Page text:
By Charles Lam
By R. Scott Moxley
By Taylor Hamby
By Matt Coker
By R. Scott Moxley
By Charles Lam
By LP Hastings
By Taylor Hamby
Breathe a sigh of relief, ARCO. A worldwide transportation system built around an internal combustion engine fueled by dead dinosaurs is safe once again. And with the Bush boys securing more Mideast oil while simultaneously pushing for more domestic drilling, we will, as Korthof put it, "choke to death on the gas fumes before we run out of oil."
Not counting the handful of electrics produced by small, independent companies, about 5,000 electrics have made it onto California roads since 1990. Automakers almost universally insisted on leases and ultimately sold just 1,000 EVs. The other 4,000 EVs cars are destined for dismantling. Don't be surprised if the oil industry then has the remains incinerated in top-secret locations and the ashes sprinkled from black-op helicopters on future Earth Day festivities.
Yep, the electric car is deader than a leaky old Delco battery. But Korthof vows to continue shaming politicians, the public and the auto industry into further developing a technology that relies on a cleaner, cheaper and abundantly abundant source of power. He just fired off a letter to Governor Gray Davis noting that "CARB members serve at the pleasure of the governor" and asking him to "please use this power."
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Korthof knows electric cars can work because they have worked for drivers like him who gave them a try. They can work because they have worked for businesses that quietly traded in their delivery trucks and maintenance vehicles for their all-electric counterparts. They can work because they worked during a three-year pilot program in the city of Anaheim. Diana Kotler, Anaheim's transportation planner, has only good things to say about her city's three-year-old program to provide a fleet of eight RAV4-EVs to local businesses that needed to connect employees with the city's public transportation station. A year later, the city acquired 18 neighborhood electric vehicles (NEVs) from Chrysler to loan to companies with large campus-style establishments and residents in low-income neighborhoods. The pilot project, funded by the state energy commission, was intended to demonstrate how electric vehicles could be used in everyday life.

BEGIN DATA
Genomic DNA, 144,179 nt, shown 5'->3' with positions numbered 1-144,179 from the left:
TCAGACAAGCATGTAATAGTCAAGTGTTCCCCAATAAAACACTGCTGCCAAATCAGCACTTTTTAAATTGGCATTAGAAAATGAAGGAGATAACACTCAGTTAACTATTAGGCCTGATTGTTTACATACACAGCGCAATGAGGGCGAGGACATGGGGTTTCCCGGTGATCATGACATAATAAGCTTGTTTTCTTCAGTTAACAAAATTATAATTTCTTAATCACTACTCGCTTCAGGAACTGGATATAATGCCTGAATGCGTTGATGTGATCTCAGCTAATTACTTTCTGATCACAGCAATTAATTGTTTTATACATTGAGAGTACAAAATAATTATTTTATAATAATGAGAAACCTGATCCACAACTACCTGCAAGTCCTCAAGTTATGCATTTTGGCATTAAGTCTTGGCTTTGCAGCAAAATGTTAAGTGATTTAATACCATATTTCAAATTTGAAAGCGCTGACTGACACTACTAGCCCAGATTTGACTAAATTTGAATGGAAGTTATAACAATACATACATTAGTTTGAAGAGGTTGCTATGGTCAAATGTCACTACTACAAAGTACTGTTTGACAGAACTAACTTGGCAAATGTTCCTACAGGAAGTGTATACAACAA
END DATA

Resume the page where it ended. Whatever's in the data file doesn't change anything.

Businesses loved the program right off. Residents were more skeptical. It took time and about $25,000 in city marketing money to convince residents to use the cars. The idea was to help people who could not afford a car or who owned polluting clunkers to check out NEVs—which look something like glorified golf carts—the way you'd check out Ping-Pong equipment at the local community center. Drivers had to be using the vehicles for at least one of 10 designated purposes, including getting to work, job training and shopping.
"At first, people were very apprehensive," Kotler said. The NEVs "did not look like typical cars. For two or three months, there was a lot of hand holding, a lot of education, almost nightly meetings."
Besides residents, the city had to convince the police department that the vehicles could run safely on city streets. The cops were eventually appeased, but to get residents aboard, the city finally resorted to handing out $10 Albertson's gift certificates to anyone willing to drive the things.
"That did the trick," Kotler said.
Eventually, a core group of Anaheimers used the NEVs religiously. In 10 months, there was never an accident, users took care of the vehicles, no one vandalized them, and none broke down because—other than batteries and brakes—nothing needs replacing on electric cars. And unlike the models sold on car lots, these vehicles could plug into standard electrical outlets.
In the end, terrorism killed the program, Kotler said: "After Sept. 11, insurance companies became very cautious about what they would insure." Electric vehicles like Korthof's have separate combination locks to open the doors and start the cars. But the NEVs had no locks, and the insurance companies feared "unauthorized riders" would take them for spins, steal them or get into accidents. Insurers proposed premiums 500 percent higher than the original quotes. All NEV demonstration projects in California ended immediately—except, and this is noteworthy, in the private sector. Businesses in the program accepted the higher insurance rates and scooped up all but two of Anaheim's electric cars.
In case you're interested, there are independent companies that make and sell street-legal NEVs, including a Northern California company that recently rolled out a model that looks like a car instead of a golf cart. It plugs into standard outlets and costs between $6,000 and $14,000.
Were it not for the insurance issue, could Kotler envision widespread use of electric cars?
"Widespread? I would not say," she answered. "Particular niche applications? Absolutely. There is a niche market, and we did find it here. Lots of people used them and got comfortable with them on a day-to-day basis. Particularly in the low-income neighborhoods, they provided additional freedom to people who did not have it before. There were no complaints and no opposition."
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On the morning I hook up with Korthof, his wife, Lisa Rosen, is currently off with their RAV4-EV. Her job as a probation officer has her driving electric all over Southern California. Before retiring as a computer programmer and now as a full-time environmental activist (who operates more than 60 websites out of his home), Korthof does the same with his EV1.